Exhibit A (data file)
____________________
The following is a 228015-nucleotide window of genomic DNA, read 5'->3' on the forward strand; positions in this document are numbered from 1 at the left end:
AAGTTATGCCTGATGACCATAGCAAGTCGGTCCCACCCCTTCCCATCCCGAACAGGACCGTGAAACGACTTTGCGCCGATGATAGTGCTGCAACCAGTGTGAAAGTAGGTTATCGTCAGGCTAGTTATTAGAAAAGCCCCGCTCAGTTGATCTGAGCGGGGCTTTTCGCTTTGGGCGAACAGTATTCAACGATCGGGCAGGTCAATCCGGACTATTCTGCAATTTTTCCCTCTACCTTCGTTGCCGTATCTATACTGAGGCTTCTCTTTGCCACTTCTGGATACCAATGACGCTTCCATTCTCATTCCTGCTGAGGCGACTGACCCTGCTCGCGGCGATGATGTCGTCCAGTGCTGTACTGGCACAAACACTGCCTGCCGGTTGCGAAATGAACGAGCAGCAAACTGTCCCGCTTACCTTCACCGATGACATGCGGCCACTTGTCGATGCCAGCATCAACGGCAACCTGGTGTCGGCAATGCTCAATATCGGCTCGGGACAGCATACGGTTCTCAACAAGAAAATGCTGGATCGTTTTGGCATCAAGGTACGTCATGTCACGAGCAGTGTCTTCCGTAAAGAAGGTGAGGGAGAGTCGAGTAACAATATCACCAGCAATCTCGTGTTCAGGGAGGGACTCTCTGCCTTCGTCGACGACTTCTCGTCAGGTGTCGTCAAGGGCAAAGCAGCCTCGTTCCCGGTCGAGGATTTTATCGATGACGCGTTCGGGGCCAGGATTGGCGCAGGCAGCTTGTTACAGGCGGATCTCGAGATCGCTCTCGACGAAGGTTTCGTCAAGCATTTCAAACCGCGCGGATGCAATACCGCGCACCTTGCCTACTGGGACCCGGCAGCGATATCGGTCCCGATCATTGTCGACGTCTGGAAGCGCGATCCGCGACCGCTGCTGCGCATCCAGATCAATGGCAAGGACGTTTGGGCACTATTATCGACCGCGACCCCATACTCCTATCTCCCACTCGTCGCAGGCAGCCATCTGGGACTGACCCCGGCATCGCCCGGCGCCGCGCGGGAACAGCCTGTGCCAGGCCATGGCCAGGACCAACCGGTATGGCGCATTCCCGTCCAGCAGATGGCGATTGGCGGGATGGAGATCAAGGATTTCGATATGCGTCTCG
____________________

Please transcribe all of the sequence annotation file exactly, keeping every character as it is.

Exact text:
The following is a 228015-nucleotide window of genomic DNA, read 5'->3' on the forward strand; positions in this document are numbered from 1 at the left end:
AAGTTATGCCTGATGACCATAGCAAGTCGGTCCCACCCCTTCCCATCCCGAACAGGACCGTGAAACGACTTTGCGCCGATGATAGTGCTGCAACCAGTGTGAAAGTAGGTTATCGTCAGGCTAGTTATTAGAAAAGCCCCGCTCAGTTGATCTGAGCGGGGCTTTTCGCTTTGGGCGAACAGTATTCAACGATCGGGCAGGTCAATCCGGACTATTCTGCAATTTTTCCCTCTACCTTCGTTGCCGTATCTATACTGAGGCTTCTCTTTGCCACTTCTGGATACCAATGACGCTTCCATTCTCATTCCTGCTGAGGCGACTGACCCTGCTCGCGGCGATGATGTCGTCCAGTGCTGTACTGGCACAAACACTGCCTGCCGGTTGCGAAATGAACGAGCAGCAAACTGTCCCGCTTACCTTCACCGATGACATGCGGCCACTTGTCGATGCCAGCATCAACGGCAACCTGGTGTCGGCAATGCTCAATATCGGCTCGGGACAGCATACGGTTCTCAACAAGAAAATGCTGGATCGTTTTGGCATCAAGGTACGTCATGTCACGAGCAGTGTCTTCCGTAAAGAAGGTGAGGGAGAGTCGAGTAACAATATCACCAGCAATCTCGTGTTCAGGGAGGGACTCTCTGCCTTCGTCGACGACTTCTCGTCAGGTGTCGTCAAGGGCAAAGCAGCCTCGTTCCCGGTCGAGGATTTTATCGATGACGCGTTCGGGGCCAGGATTGGCGCAGGCAGCTTGTTACAGGCGGATCTCGAGATCGCTCTCGACGAAGGTTTCGTCAAGCATTTCAAACCGCGCGGATGCAATACCGCGCACCTTGCCTACTGGGACCCGGCAGCGATATCGGTCCCGATCATTGTCGACGTCTGGAAGCGCGATCCGCGACCGCTGCTGCGCATCCAGATCAATGGCAAGGACGTTTGGGCACTATTATCGACCGCGACCCCATACTCCTATCTCCCACTCGTCGCAGGCAGCCATCTGGGACTGACCCCGGCATCGCCCGGCGCCGCGCGGGAACAGCCTGTGCCAGGCCATGGCCAGGACCAACCGGTATGGCGCATTCCCGTCCAGCAGATGGCGATTGGCGGGATGGAGATCAAGGATTTCGATATGCGTCTCG